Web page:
He also films the boxing matches in the customary post-Raging Bull fashion: three big sequences, shot in three different styles. It could be more effective in some ways - the shift to lower-resolution video for the fights is a grabby trick, but not one that makes too much sense, even knowing that the director made the choice to evoke early-'90s TV broadcasts of boxing - but the hectic pace and brutal fleshiness is there (owing in large part to Whalberg's enthusiasm for actually taking the punches he appears to take). When it needs to be, it's punishing - the most important thing for any boxing movie to be.

And of course, as everybody surely has heard, Russell pulls some very fine performances out of a solid cast, though I am uncertain in this regard that the film is well-served by the exact blend of acting going on. Essentially, the two camps in the drama are divided into two camps of characterisation as well, and thus we have Wahlberg and Adams in a low-key, laid back mode, opposed to Bale and Leo and the clutch of actresses playing the insane sisters all playing as Big and Actorly as they can manage. Bale once again trots out his favorite habit of losing dangerous amounts of weight in between Batman pictures, playing a discomfitingly physical version of crack addiction, and later the worn-out aftermath of crack rehab; and Leo, playing an intensely streamlined version of the woman she's perfected over the years - a white trash harridan queen, imperious and awful in the same breath without noticing or caring to notice the conflict within her - does an amazing job at suggesting rather than insisting upon the odd, bent motherly that leaves her to transparently prefer her most fucked-up child Dicky, while manipulating Mickey not out of malice but because that's what she perceives motherhood to be. The pair make a wildly credible mother/son team, adopting the same mannerisms and speech patterns; they are stunningly magnetic; and yet the film can barely survive them. Nothing else about the movie is so hugely theatrical, and they both imbalance it - if we can sometimes speak of a "generous" performance, in which the actor gives back to his or her castmates, building them up to their best, Leo and Bale especially are, in The Fighter, selfish performers, and it's both thrilling and off-putting by turns.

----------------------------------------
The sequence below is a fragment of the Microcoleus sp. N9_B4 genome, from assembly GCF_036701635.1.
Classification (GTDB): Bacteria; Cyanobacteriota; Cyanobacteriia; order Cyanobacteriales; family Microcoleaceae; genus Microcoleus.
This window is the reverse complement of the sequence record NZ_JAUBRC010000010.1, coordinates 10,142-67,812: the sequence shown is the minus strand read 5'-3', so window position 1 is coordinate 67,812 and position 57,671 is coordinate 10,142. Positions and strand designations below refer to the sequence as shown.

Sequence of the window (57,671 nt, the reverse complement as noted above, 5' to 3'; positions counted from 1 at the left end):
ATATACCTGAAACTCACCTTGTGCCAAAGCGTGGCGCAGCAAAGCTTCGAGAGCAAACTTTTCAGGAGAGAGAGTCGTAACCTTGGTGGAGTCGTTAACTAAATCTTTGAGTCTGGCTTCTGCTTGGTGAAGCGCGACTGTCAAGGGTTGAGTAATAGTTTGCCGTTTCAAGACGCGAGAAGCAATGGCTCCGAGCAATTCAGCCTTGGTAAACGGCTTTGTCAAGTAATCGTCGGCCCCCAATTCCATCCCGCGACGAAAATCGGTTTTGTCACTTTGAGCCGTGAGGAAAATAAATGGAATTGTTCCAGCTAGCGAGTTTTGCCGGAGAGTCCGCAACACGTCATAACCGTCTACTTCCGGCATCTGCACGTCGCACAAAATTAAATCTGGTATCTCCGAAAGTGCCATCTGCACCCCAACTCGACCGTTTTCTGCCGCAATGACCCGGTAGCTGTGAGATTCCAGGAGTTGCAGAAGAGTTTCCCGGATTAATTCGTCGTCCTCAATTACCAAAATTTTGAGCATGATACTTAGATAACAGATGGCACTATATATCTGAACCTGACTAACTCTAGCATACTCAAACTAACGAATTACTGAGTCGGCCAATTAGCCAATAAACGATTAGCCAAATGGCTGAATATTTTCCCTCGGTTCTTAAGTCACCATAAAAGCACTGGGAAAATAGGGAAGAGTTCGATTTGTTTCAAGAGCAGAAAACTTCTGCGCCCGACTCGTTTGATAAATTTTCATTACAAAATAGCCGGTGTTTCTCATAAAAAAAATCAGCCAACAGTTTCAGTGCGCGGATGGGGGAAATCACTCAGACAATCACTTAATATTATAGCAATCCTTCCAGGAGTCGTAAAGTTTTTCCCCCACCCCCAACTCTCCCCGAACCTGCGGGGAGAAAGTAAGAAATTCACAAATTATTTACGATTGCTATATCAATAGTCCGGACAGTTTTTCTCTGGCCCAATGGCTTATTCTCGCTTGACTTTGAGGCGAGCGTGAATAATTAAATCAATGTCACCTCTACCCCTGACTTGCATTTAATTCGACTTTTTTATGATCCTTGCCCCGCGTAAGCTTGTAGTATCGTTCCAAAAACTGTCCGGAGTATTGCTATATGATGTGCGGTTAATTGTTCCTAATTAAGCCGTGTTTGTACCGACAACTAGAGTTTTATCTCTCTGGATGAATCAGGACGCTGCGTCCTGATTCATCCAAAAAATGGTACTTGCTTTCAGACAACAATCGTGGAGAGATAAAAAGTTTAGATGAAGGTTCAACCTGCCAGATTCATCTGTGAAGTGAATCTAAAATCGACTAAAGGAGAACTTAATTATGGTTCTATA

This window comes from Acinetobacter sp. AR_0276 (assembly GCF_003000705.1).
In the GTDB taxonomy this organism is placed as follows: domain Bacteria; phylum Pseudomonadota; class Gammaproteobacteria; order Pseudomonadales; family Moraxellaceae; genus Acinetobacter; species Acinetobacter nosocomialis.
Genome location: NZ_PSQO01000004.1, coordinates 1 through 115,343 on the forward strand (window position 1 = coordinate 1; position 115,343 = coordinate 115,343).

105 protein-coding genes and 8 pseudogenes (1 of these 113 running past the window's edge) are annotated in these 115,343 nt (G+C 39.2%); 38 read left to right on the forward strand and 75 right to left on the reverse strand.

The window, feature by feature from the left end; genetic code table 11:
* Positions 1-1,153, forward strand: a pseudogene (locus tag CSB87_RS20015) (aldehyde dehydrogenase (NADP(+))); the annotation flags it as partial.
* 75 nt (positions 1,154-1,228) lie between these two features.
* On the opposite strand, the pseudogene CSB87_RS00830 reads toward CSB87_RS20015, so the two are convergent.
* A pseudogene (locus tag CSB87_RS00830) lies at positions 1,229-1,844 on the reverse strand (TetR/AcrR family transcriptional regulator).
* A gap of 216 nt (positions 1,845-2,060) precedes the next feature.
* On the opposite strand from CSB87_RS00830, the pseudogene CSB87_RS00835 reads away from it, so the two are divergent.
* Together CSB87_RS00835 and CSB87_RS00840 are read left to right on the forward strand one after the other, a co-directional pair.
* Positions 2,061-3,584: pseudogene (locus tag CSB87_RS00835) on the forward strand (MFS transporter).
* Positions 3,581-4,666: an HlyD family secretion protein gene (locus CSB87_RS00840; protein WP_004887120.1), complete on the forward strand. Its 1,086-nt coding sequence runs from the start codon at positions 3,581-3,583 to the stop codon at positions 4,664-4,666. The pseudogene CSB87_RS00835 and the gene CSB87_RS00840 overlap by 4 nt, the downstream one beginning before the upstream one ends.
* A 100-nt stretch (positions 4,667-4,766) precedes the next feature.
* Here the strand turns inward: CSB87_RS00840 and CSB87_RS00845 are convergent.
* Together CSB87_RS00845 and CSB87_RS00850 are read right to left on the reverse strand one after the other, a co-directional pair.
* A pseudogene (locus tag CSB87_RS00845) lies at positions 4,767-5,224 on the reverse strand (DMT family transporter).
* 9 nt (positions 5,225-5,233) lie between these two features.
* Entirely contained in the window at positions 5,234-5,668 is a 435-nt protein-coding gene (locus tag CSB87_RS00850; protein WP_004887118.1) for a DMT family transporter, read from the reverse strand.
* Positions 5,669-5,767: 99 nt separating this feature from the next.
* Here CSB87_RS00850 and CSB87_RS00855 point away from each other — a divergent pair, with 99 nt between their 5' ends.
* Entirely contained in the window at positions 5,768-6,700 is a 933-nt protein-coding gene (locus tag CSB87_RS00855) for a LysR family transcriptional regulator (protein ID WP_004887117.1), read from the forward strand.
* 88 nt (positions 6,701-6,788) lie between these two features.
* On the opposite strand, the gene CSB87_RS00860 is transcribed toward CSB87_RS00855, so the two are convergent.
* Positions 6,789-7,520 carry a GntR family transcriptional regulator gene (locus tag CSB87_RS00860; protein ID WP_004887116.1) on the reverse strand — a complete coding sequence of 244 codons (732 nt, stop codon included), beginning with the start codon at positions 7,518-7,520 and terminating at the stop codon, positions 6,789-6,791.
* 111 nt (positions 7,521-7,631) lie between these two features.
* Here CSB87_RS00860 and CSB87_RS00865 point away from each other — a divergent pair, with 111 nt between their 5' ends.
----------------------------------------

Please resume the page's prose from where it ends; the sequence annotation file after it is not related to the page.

Wahlberg, in the meanwhile, has a hard time holding the screen, giving a quiet performance that fits the character - Mickey is presented throughout as reactive and reserved, unwilling and probably trained to be unable to put himself out there. It's the right performance for the part - Russell and Wahlberg make a great team as always - but it's not a performance that can withstand the blaze of Bale drawing all the attention. There are two movies warring in The Fighter, the Dicky movie of melodrama and crazy energy, and the Mickey movie of stilted emotion and subdued yearning, and they do not complement each other as well as they ought to; The Fighter does not gain tension from the conflict, but murkiness.

Adams, for her part, gives a technically proficient performance, entirely believable and effective, except for the problem that Amy Adams has the role. Try as we might, there's no denying that star presence is a thing that happens, and even if she's not a huge star yet, Adams has exactly the right kind of charisma. In that light, her performance in The Fighter - a performance that does everything right! - plays as desperately calculated, a Darker Edgier Amy Adams for the critics to gnaw on. See Amy Adams cuss! See Amy Adams wearing a transparent brassiere! Thrill as the cutie pie becomes a working class pragmatist! But I could never stop being aware it was Amy Adams.

I've come down harsher on The Fighter than I meant to: it's a film I like a lot in many particulars, it just leaves me a little cold in how it draws them all together, and in the overarching perfunctory feel to the story. Like its protagonist, it's too inarticulate for its own good, but can reach moments of grandeur when everything aligns just so. Let us perhaps say that it wins by a technical knockout.